One of the 28 events during the 5-day long “UniDays” (it, de) at the Free University of Bozen-Bolzano (FUB) was the “Aperitivo Informatico” (held this morning from 11 to about 2pm) that had as theme informatics & democracy with new forms of inclusion and direct participation, closing the digital divide, and online social networks.
The invited guests were: Gabriella Dodero, rector’s delegate for the “diversamente abili” (disabled), Rosella Gennari, FUB PI of the EU FP7 project TERENCE (Technology Enhanced Learning area) and national project LODE (a LOgic-based e-learning tool for DEaf children), Luca Nicotra, Secretary of Agorà Digitale, Paolo Campostrini, a journalist of the Alto Adige newspaper, and Paolo Mazzucato, a journalist for Radio Rai. My role as invited guest was to represent Informatici Senza Frontiere (ISF, Informaticians without borders, an Italian NGO).
The first topics that passed the revue were about what FUB does for the differently abled, noting that there is (and has been) support for blind and deaf people both in the FUB structures and providing suitable software etc, and Gabriella Dodero is also looking into support for people with dyslexia (even though in Italy it is not categorized as a disability). Rosella Gennari zoomed in on deaf children and development of suitable computer-supported learning environments for young poor comprehenders. Luca Nicotra introduced Agorà Digitale, a political/lobby organization concerned with democracy, privacy, net neutrality, and the way of dissemination of information that is an essential component of a well-functioning democracy.
I introduced various projects of ISF, which does not look so much at so-called trash-ware (shipping [dumping?] old hardware to less computerized locations), but, among others, putting effort into developing suitable software for the locale, such as the (open source) openHospital implemented in countries such as Kenya, Uganda, and Benin for day-to-day management of hospital data, installing financial software for managing microcredit in Madagascar, reconnecting Congo to the internet (hospitals and the University Masi Manimba in particular), openStaff in Chad to, among others, provide assistance to refugees, developing controlInfantil in Ecuador, as well as projects in Italy to narrow the digital divide, such as connecting hospitalized children with a long-term illness to their family, friends, and school in a hospital in Brescia, and a computer room and providing basic IT courses in the casa dell’ospitalità in Mestre. (note: some information about these and other projects is also available in English)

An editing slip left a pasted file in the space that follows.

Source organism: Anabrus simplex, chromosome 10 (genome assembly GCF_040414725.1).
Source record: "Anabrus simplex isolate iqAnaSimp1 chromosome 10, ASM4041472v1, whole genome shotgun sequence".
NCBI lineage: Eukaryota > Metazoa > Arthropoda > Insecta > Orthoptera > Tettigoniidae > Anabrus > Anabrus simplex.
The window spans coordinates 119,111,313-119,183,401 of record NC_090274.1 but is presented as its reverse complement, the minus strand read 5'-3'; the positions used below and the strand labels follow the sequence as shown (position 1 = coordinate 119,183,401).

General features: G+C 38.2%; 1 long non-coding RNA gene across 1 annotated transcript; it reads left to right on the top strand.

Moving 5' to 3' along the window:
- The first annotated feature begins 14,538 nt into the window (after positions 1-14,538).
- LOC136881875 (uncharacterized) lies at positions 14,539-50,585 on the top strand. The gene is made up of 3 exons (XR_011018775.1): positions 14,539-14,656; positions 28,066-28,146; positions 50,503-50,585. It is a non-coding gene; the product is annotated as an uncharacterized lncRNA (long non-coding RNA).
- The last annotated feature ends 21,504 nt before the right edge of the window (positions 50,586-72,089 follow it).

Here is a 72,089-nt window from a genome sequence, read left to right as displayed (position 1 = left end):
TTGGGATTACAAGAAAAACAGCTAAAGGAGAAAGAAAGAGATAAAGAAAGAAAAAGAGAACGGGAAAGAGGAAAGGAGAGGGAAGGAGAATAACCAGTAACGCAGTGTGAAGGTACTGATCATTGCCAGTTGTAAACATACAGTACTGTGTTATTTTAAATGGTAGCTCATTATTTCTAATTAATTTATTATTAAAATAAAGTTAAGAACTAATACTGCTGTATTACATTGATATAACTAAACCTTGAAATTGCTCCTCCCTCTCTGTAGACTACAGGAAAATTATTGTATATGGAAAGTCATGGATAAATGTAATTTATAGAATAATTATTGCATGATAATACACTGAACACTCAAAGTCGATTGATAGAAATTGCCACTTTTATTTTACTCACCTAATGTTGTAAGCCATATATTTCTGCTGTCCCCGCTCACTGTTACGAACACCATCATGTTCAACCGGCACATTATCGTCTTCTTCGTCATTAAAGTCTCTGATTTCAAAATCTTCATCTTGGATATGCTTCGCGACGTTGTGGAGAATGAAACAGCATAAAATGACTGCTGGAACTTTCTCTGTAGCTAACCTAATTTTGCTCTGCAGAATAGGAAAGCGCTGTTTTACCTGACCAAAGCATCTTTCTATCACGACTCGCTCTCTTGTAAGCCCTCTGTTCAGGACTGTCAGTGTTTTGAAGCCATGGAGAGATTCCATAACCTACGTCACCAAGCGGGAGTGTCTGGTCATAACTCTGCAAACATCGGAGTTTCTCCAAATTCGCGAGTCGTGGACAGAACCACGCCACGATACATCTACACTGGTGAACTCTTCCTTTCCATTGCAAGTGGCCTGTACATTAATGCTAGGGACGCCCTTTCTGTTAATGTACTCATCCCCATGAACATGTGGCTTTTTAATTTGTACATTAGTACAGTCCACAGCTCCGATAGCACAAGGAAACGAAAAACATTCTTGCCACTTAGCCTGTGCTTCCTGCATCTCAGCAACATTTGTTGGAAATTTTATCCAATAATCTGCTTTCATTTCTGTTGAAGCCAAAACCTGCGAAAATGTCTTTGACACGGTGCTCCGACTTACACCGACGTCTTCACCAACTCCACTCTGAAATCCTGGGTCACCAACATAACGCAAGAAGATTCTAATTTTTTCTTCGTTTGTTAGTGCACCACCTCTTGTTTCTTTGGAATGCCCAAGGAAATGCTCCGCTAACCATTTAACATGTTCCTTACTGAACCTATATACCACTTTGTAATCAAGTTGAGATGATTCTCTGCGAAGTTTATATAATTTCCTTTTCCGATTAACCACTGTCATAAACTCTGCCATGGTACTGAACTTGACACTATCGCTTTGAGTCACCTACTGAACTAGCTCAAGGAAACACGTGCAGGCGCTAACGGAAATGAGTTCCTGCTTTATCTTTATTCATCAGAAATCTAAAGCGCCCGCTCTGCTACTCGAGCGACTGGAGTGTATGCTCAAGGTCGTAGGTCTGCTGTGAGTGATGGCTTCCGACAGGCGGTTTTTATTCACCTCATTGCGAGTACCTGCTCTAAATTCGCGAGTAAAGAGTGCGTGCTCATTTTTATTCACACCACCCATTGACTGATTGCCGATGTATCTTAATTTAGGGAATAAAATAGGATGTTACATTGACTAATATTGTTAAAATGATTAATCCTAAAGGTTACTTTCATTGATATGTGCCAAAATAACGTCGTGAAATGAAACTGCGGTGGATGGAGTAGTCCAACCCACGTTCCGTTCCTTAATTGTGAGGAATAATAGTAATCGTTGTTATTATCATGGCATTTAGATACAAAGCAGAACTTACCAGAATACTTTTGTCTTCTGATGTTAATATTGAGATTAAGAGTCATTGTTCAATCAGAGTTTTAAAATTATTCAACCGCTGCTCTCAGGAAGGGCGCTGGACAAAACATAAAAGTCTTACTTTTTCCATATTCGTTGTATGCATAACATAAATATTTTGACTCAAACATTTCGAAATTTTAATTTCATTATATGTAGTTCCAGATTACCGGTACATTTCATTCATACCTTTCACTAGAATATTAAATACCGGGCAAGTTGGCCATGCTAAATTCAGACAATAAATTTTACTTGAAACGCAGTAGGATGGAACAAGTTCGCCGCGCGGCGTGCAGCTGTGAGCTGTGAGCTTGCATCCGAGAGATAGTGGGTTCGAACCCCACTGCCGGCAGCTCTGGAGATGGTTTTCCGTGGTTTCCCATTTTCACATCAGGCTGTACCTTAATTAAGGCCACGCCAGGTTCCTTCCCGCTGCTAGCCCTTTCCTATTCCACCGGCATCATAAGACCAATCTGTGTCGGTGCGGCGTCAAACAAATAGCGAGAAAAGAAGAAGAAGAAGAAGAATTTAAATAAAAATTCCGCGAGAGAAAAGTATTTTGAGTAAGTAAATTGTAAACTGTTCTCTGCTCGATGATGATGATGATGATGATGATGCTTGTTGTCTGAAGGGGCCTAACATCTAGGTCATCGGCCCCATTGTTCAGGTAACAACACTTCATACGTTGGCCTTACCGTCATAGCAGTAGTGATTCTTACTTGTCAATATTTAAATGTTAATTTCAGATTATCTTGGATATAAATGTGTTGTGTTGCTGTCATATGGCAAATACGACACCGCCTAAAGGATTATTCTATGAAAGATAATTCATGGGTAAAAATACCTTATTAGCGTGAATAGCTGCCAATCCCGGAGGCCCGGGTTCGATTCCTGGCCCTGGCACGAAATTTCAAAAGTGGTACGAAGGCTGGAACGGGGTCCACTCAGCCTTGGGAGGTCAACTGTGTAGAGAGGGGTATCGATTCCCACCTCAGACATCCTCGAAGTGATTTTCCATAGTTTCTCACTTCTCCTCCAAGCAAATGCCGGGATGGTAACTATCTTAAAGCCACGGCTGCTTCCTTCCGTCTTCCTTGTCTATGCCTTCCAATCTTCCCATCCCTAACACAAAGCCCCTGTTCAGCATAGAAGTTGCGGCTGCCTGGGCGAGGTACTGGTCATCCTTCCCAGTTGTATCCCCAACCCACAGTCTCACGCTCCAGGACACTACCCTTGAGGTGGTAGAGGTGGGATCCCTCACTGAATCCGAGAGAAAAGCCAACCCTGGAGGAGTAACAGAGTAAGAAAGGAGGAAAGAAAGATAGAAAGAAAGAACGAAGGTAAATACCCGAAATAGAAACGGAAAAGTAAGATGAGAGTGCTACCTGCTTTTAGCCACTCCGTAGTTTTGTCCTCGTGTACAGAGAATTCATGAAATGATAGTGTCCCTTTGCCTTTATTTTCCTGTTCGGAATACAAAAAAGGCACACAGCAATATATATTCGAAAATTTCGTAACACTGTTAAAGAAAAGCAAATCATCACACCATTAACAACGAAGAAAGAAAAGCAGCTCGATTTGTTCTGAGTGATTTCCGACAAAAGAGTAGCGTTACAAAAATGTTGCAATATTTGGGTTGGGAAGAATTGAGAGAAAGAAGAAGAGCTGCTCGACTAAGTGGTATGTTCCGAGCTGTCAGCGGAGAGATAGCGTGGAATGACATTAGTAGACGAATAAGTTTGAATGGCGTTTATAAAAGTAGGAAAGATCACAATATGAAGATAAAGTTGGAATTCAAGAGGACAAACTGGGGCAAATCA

Other topics that passed the revue what the future might bring us for Internet & democratization and if the Internet merits to be awarded the Nobel Peace prize (see also Internet for peace). Response on the second topic was diverse, with Dodero continuing her work regardless if it were awarded a prize or not, Gennari jokingly mentioning that after Obama, then, well, why not, whereas Nicotra was not at all that positive about the idea because the Internet can be used for the worse as well and become monopolized like TV and radio before it. Like with most, if not all, technologies, they can be used for the benefit and detriment of society and humankind, and this holds for the Internet just as much and in all three principal components: regarding the hardware (and limitations to connect due to, e.g., blockades), the software for accessibility by diverse groups of peoples, and the generation & dissemination of (dis)information. That is, Internet technologies themselves are not intrinsically good and just (the first networked computers were at DARPA, a research facility of USA defense forces). And perhaps it is not too far fetched to stretch the information component to the ‘Web of Knowledge’ with its current incarnation as the Semantic Web—thus far, it has been used mostly to indeed share, link, and integrate data, information, and knowledge more efficiently and effectively; let us keep focussing on the positive, constructive, side of the usage of Semantic Web technologies.